Sunday, October 21, 2012

Senator George McGovern

     I was saddened to read Senator George McGovern's obituary today.  I'd like to think he had such a full life, he was just done at age 90 and needed a rest.

     I met Sen. McGovern back in the early '80s, just after he bought the Stratford Inn, on the hill across the street from Sikorsky on the Shelton-Stratford line.  That's the same hotel the Jets used to stay in before the annual Jets-Giants pre-season game at Yale Bowl.  I know this because I used to make my dad circle the parking lot the night before in case Joe Namath was wandering around waiting for me, his biggest fan, to show up and say "hi."  Unfortunately, Joe never came outside.  So the only place I got close to him was at the tunnel when the team ran out on the field.  Joe didn't run on those knees, so I was able to get a nice clear picture of him coming onto the field.  One time I caught the eye of Coach Weeb Ewbanks.  I was wearing my number 12 jersey, my hair in pigtails and green ribbons.  He came over to ask me just why Namath was my favorite.  I was probably eleven years old.  I can't remember what I said, but I'm sure it had nothing to do with his ability to call audibles or his quick release pass.

     I had better luck getting close to McGovern at the hotel in 1988.  I was there for a breakfast meeting of the Society of Professional Journalists and I was intimidated enough by all the writers in the group, never mind a real Presidential candidate.  Heck, I was only on local t.v.  I was happy the writers let me have a cup of coffee with them.  Anyway, McGovern was the guest speaker, but he was not going to arrive until the regular monthly business meeting was over.  I didn't care about that, so I thought I'd sneak out and use my Namath-stalking technique inside the hotel.

     It was too easy.  McGovern was just walking up and down the hallways around the lobby, checking out the decor and making sure the pictures were straight.  That was the decor, pictures of his family and a lifetime of accomplishments on his travels from South Dakota to Washington, D.C.

     Up until this time, I had only known about the senator from my history books and whatever big story hit the newspapers.  I was not a McGovern scholar.  But I did understand how lucky I was to be standing alone with a man who ran for President and I wanted to take the opportunity to drink in whatever he had to offer.  So I introduced myself and said something about how wonderful it must be to have served so many people as a representative in our government.  He was gracious and fatherly in his tone and read my genuine interest correctly.  Then I got a tour of each and every one of those pictures.  He ended with the one taken on election night when he lost to Richard Nixon.  The picture was of him and his wife and other family members sitting on a couch, watching the results on t.v.  He let out a sigh as he said, "And that was when we knew on election night."  The next moments were silent and he was probably thinking of what might have been.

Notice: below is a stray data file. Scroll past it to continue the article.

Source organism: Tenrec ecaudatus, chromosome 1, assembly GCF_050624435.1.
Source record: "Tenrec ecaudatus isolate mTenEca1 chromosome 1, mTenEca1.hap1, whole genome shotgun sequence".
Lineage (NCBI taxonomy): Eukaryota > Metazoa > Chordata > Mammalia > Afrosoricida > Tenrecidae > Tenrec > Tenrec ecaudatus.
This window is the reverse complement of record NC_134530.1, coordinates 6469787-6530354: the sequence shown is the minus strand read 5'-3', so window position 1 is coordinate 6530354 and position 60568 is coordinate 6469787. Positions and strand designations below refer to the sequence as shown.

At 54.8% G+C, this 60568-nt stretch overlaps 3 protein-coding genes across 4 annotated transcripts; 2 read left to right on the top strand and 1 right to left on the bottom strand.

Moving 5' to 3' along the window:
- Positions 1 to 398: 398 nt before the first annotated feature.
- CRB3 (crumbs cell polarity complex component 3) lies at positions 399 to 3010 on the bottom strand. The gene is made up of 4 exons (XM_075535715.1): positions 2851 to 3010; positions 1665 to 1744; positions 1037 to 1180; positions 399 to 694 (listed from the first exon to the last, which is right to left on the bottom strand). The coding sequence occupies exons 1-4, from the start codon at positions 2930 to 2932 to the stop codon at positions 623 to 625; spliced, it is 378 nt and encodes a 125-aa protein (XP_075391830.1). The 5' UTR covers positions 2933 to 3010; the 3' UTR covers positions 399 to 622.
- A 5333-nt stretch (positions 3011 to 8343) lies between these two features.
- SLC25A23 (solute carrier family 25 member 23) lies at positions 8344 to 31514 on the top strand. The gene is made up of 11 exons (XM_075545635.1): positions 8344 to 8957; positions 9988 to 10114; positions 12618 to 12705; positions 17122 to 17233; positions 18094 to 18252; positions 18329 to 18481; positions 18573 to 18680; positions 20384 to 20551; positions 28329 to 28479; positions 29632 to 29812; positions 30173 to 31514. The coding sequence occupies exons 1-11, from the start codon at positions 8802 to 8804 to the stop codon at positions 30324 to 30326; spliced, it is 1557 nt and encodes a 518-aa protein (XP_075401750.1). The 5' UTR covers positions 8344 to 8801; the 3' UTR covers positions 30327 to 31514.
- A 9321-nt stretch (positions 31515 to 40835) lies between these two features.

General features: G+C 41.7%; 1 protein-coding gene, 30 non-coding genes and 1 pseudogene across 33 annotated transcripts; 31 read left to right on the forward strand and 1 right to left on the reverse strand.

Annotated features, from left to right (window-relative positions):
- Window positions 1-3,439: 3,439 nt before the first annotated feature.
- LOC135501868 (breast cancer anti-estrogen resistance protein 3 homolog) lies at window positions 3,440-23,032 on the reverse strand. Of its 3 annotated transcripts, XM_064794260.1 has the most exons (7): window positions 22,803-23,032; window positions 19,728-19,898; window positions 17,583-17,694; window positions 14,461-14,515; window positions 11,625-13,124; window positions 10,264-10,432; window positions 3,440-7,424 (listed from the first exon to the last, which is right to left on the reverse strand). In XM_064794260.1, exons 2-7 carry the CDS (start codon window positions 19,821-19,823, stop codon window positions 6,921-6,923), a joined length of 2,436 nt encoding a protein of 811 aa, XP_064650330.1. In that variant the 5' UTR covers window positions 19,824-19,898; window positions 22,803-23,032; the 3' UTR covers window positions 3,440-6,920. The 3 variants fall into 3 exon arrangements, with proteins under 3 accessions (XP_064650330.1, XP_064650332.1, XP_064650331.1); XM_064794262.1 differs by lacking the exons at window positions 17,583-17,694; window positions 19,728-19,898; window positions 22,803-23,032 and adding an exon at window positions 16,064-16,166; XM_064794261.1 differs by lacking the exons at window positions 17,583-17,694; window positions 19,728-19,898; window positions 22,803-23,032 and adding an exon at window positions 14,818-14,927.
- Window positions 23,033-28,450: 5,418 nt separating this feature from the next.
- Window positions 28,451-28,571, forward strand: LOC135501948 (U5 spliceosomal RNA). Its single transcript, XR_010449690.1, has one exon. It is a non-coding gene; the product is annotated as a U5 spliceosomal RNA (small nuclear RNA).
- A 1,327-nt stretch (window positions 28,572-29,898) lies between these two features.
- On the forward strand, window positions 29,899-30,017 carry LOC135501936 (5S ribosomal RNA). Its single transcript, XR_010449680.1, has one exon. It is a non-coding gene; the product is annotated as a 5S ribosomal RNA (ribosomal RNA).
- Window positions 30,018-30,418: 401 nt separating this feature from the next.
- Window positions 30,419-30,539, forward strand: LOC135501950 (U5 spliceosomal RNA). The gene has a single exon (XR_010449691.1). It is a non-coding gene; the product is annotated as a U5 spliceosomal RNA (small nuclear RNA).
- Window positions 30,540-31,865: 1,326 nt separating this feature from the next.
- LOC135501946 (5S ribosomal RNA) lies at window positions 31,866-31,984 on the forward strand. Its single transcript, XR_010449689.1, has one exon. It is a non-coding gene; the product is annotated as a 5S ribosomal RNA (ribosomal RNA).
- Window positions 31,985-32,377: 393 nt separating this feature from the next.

I thanked him for the tour, wished him much success with the hotel and reminded him of the meeting in the conference room.

     The McGoverns thought it would be fun to own an inn.  That's why they bought the Stratford Motel.  However, it wasn't profitable and they turned it over very quicky and never bought another.  I guess some things only look like fun.

     Although I never ran into McGovern again, I did buy and read the book, "Terry," which he wrote about his alcoholic daughter, after I married a man with an alcoholic daughter.  It gave me some great insight into fathers who try to fix things.  No matter how powerful they are, someone else's alcoholism cannot be fixed.  McGovern's daughter died in 1994 on a cold winter street, alone and homeless by choice.  He wrote the book just two years later.  It was a best seller and I always meant to write him a note to tell him how much I appreciated the story he shared.  Now I wish I had.

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